Thank Fox for Not Letting Mike Judge Make ‘King of the Hill’ a ‘Beavis and Butt-Head’ Spin-off

Fox’s first rejection of Judge’s pitch paved the way for Greg Daniels to do his thing
Thank Fox for Not Letting Mike Judge Make ‘King of the Hill’ a ‘Beavis and Butt-Head’ Spin-off

If Mike Judge had his way, “Dammit Bobby” would have been “Dammit Butt-Head” — and we’d all be worse for it.

When it comes to writing comedy, Judge has a better batting average than just about anyone. Between Beavis and Butt-HeadKing of the HillOffice SpaceIdiocracy and Silicon Valley, Judge has given networks plenty of reasons to let him have a long leash when developing a new project. Perhaps that’s why his most recent series, the claymation NPR parody In the Know, is so very inexplicable in its target audience and design choices, though it’s already garnered critical acclaim. “Let him cook” seems to be the best way to produce a project from Judge. But when he first started developing the beloved animated sitcom King of the Hill in 1995, it’s for the best that Fox told him to step away from the stove.

As the story goes, Judge originally envisioned King of the Hill to be a spin-off of Beavis and Butt-Head, and Hank was supposed to be the son of Beavis and Butt-Head’s embattled neighbor Tom Anderson. That’s probably why Tom and Hank sound exactly the same — besides the fact that they’re both just Judge with a Texan accent.

Beyond the simple reality that the intentionally ugly, gross-out, degenerate tone of Beavis and Butt-Head probably would have ruined the endearingly quaint comedy of King of the Hill, Foxs rejection of Judges first pitch added a massively important element to the shows conception — Greg Daniels. Deciding that the first attempt was worthwhile enough for further development but not quite ready for a time slot, Fox recruited the Simpsons and Saturday Night Live writer to help Judge flesh out his animated sitcom, originally intending for Daniels to earn a “developed by” credit on the project.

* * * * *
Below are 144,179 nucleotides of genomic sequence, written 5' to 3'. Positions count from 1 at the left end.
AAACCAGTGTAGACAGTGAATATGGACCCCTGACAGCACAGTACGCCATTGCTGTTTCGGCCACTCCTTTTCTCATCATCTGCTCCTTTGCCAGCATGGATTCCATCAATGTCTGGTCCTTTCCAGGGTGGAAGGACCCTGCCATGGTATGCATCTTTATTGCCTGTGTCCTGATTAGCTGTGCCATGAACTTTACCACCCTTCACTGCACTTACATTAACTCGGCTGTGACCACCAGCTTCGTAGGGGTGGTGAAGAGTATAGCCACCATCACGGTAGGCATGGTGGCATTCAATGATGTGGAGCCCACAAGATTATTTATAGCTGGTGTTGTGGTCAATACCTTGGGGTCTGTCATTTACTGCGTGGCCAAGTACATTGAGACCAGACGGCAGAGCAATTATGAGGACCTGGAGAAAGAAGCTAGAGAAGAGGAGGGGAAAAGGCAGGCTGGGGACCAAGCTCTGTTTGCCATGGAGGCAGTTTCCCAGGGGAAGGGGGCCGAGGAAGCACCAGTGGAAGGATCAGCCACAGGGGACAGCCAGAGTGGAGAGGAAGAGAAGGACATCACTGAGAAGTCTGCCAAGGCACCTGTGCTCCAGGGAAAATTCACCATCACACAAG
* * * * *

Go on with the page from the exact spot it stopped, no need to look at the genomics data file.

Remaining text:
However, once Judge started working with his new partner, he realized how much more Daniels had to add to the world of Arlen, Texas. Daniels created the characters of Luanne and Cotton (the latter of whom replaced Hanks aforementioned sound-a-like), and he insisted that the side characters have more distinct personalities than what Judge originally had planned. In the first pitch, Dale, Bill and Boomhauer were merely described as generic snaggle-toothed hillbillies, but thanks to Daniels, the trio gained their signature quirks, such as Dales many conspiracy theories — or, I should say, Rusty Shacklefords enlightened skepticism.

Judge was so grateful for Daniels many contributions to the conception of the series that, when Fox finally greenlit their retooled pilot, he promoted Daniels to co-creator.


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